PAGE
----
Birds Eye McKenzie's Southland Green Okra Delivery or Pickup
Birds Eye McKenzie's Southland Green Okra Near Me
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FAQs about green okra
No matter what you're making with your green okra, it's absolutely necessary to wash it. This removes dirt and any sprays that may be on the skin, but it also serves another purpose! Run large okra pods under cold, running water, and rub them with a scrub pad, vegetable brush, or similar tool. The larger okra gets, the more fibrous it becomes, and the larger pods grow fuzzy spines that have an unpleasant texture. The next absolutely necessary step is to dry your okra. Drying the okra thoroughly before cooking prevents "mucilage." More on that below.
The last step before cooking is to remove the stem and top. This part of the plant is woody and fibrous, which is no good for eating. So use a paring knife to snip the tip, and your okra is ready to cook!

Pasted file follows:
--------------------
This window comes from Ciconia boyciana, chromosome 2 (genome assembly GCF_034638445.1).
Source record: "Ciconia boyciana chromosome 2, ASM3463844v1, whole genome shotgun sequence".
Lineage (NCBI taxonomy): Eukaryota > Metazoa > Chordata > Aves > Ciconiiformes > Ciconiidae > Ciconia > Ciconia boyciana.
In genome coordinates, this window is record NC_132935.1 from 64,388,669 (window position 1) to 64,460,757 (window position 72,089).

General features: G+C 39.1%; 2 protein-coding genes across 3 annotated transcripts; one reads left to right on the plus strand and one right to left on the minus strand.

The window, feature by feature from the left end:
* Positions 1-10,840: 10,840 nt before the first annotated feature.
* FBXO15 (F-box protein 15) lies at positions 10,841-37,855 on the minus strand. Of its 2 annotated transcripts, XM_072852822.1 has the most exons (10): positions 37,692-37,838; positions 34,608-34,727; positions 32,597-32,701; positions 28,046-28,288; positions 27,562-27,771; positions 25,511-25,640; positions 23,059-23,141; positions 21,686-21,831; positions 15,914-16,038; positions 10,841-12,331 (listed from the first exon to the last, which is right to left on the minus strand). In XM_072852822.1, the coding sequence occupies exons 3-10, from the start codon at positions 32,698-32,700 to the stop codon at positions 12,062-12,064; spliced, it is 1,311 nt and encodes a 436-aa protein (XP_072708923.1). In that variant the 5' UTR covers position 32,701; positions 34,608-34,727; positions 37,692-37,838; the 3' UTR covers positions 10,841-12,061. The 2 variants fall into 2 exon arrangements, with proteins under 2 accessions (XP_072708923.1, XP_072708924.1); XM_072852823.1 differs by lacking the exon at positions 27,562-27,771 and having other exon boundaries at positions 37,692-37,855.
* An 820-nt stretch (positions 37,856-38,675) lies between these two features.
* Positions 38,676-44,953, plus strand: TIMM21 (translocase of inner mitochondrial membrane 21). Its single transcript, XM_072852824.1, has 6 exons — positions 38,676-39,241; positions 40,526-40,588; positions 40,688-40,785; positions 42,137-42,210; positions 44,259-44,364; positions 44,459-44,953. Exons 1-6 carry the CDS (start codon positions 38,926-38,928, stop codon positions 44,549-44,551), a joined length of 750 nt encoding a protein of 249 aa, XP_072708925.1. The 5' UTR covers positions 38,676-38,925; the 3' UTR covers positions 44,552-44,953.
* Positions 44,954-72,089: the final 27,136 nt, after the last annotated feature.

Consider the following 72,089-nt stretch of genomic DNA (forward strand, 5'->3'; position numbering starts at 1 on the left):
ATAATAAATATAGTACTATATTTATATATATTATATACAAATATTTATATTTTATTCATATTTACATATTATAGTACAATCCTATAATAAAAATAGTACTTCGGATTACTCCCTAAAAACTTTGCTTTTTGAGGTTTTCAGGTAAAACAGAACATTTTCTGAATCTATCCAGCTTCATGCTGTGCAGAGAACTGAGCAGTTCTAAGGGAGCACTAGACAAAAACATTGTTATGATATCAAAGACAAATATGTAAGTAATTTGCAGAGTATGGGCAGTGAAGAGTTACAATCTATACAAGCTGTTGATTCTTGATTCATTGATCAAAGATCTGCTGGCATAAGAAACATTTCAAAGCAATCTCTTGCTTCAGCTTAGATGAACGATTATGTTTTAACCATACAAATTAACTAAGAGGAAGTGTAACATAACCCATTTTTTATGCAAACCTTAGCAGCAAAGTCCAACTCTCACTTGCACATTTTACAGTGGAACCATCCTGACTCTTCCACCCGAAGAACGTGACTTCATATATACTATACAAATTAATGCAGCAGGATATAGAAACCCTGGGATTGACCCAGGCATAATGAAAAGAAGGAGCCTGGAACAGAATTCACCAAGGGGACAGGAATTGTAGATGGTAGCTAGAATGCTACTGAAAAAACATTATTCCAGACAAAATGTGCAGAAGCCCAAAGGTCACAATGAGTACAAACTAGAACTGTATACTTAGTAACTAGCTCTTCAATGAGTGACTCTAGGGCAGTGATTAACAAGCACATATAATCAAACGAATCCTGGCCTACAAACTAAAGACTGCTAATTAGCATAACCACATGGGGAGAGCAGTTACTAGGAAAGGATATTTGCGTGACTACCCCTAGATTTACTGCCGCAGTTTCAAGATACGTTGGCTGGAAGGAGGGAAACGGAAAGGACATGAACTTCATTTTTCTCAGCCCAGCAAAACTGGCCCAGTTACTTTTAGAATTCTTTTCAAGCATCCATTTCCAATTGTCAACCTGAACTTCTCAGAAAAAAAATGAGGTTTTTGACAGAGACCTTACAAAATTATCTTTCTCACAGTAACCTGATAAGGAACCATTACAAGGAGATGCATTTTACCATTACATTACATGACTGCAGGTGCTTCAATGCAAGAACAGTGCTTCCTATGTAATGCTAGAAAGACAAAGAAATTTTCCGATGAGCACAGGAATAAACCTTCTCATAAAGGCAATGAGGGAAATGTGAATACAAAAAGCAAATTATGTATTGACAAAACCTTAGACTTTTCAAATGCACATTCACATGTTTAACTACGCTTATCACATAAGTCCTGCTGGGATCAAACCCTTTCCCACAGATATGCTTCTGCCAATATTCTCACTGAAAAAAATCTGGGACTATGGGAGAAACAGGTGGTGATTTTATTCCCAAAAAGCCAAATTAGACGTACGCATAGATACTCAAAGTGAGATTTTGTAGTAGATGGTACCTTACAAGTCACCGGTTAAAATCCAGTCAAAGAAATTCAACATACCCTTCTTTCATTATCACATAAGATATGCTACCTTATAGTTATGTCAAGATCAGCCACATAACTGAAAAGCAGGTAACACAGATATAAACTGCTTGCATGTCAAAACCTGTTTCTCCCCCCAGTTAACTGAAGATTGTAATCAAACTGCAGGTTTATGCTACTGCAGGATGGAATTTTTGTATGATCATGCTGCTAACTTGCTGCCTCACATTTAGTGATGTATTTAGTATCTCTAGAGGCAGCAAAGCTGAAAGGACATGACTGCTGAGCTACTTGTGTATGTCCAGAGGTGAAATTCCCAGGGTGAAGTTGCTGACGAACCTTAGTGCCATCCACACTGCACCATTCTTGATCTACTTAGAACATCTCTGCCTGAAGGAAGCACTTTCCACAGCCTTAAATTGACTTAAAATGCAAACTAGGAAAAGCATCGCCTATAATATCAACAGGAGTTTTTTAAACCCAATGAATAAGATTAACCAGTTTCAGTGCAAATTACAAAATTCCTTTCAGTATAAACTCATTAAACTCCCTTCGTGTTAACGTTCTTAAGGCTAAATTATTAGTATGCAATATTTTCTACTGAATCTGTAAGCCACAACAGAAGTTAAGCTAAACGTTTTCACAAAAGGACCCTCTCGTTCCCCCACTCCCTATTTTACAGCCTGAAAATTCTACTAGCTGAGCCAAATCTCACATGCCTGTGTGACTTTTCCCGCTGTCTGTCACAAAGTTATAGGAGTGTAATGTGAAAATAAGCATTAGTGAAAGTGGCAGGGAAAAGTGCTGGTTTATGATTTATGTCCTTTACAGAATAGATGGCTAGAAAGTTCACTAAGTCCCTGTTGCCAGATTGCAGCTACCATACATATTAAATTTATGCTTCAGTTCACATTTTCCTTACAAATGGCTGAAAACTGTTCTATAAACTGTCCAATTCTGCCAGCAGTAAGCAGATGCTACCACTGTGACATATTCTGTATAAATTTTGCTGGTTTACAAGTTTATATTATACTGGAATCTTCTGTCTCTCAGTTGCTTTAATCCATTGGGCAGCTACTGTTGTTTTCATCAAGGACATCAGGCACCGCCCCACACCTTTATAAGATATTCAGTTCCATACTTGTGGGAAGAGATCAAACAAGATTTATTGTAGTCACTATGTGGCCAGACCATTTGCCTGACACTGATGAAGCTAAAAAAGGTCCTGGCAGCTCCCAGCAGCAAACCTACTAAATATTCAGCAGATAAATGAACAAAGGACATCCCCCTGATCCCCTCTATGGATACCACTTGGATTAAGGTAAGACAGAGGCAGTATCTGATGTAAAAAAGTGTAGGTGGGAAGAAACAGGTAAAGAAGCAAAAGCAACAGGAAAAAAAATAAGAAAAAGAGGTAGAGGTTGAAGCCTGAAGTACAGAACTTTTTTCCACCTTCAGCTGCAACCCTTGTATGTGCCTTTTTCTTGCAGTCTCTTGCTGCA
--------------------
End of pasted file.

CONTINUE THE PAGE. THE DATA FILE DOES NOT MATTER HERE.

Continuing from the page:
The flavor of okra is fairly unique. It has a mild flavor that's sometimes compared to green beans or eggplant. The texture of okra gets more attention than its flavor, though. If cooked quickly, okra becomes crunchy, but if it's cooked slowly, the pods become mouthwatering, tender, and almost creamy.
Yes, you can! As mentioned above, one of the best ways to avoid this sliminess, or "mucilage," is to dry your okra pods before cooking them completely. A Southern trick for reducing slime is to soak the okra in vinegar for thirty minutes. Overcrowding okra in the pan is another common culprit for mucilage. Choose a cooking method, like roasting or frying, that allows you to give the okra ample space for heat circulation. Doing so reduces the liquid they release, preventing the slimy texture you want to avoid. Frying, grilling, or sauteing over high heat helps with liquid release as well.